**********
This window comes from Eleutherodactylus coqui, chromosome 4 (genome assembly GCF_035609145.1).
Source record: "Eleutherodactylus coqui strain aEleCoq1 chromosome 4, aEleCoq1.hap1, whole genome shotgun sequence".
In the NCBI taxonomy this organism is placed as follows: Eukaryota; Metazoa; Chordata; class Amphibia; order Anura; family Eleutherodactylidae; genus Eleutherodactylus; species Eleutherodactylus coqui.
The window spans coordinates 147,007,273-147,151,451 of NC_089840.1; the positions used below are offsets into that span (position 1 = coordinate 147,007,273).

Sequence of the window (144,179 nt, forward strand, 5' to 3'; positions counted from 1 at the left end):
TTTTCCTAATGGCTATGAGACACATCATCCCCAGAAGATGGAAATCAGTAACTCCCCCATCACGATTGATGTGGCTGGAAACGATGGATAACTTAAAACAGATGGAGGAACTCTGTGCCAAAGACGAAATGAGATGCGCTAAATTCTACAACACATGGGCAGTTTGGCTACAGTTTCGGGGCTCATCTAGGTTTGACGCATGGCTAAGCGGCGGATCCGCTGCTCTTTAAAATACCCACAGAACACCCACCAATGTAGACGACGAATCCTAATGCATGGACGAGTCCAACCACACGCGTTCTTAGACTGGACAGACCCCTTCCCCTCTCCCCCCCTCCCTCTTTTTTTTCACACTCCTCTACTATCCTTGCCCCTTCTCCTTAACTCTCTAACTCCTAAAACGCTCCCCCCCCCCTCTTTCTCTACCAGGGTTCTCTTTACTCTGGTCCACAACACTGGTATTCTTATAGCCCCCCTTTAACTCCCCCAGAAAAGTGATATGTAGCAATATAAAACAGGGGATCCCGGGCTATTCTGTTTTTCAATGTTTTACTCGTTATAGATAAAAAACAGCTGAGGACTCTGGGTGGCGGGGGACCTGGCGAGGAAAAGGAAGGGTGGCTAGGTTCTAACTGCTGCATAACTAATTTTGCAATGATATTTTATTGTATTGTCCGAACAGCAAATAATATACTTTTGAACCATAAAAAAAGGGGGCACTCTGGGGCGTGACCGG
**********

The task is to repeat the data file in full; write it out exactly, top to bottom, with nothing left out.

This window comes from Eleutherodactylus coqui, chromosome 4 (genome assembly GCF_035609145.1).
Source record: "Eleutherodactylus coqui strain aEleCoq1 chromosome 4, aEleCoq1.hap1, whole genome shotgun sequence".
In the NCBI taxonomy this organism is placed as follows: Eukaryota; Metazoa; Chordata; class Amphibia; order Anura; family Eleutherodactylidae; genus Eleutherodactylus; species Eleutherodactylus coqui.
The window spans coordinates 147,007,273-147,151,451 of NC_089840.1; the positions used below are offsets into that span (position 1 = coordinate 147,007,273).

Sequence of the window (144,179 nt, forward strand, 5' to 3'; positions counted from 1 at the left end):
TTTTCCTAATGGCTATGAGACACATCATCCCCAGAAGATGGAAATCAGTAACTCCCCCATCACGATTGATGTGGCTGGAAACGATGGATAACTTAAAACAGATGGAGGAACTCTGTGCCAAAGACGAAATGAGATGCGCTAAATTCTACAACACATGGGCAGTTTGGCTACAGTTTCGGGGCTCATCTAGGTTTGACGCATGGCTAAGCGGCGGATCCGCTGCTCTTTAAAATACCCACAGAACACCCACCAATGTAGACGACGAATCCTAATGCATGGACGAGTCCAACCACACGCGTTCTTAGACTGGACAGACCCCTTCCCCTCTCCCCCCCTCCCTCTTTTTTTTCACACTCCTCTACTATCCTTGCCCCTTCTCCTTAACTCTCTAACTCCTAAAACGCTCCCCCCCCCCTCTTTCTCTACCAGGGTTCTCTTTACTCTGGTCCACAACACTGGTATTCTTATAGCCCCCCTTTAACTCCCCCAGAAAAGTGATATGTAGCAATATAAAACAGGGGATCCCGGGCTATTCTGTTTTTCAATGTTTTACTCGTTATAGATAAAAAACAGCTGAGGACTCTGGGTGGCGGGGGACCTGGCGAGGAAAAGGAAGGGTGGCTAGGTTCTAACTGCTGCATAACTAATTTTGCAATGATATTTTATTGTATTGTCCGAACAGCAAATAATATACTTTTGAACCATAAAAAAAGGGGGCACTCTGGGGCGTGACCGG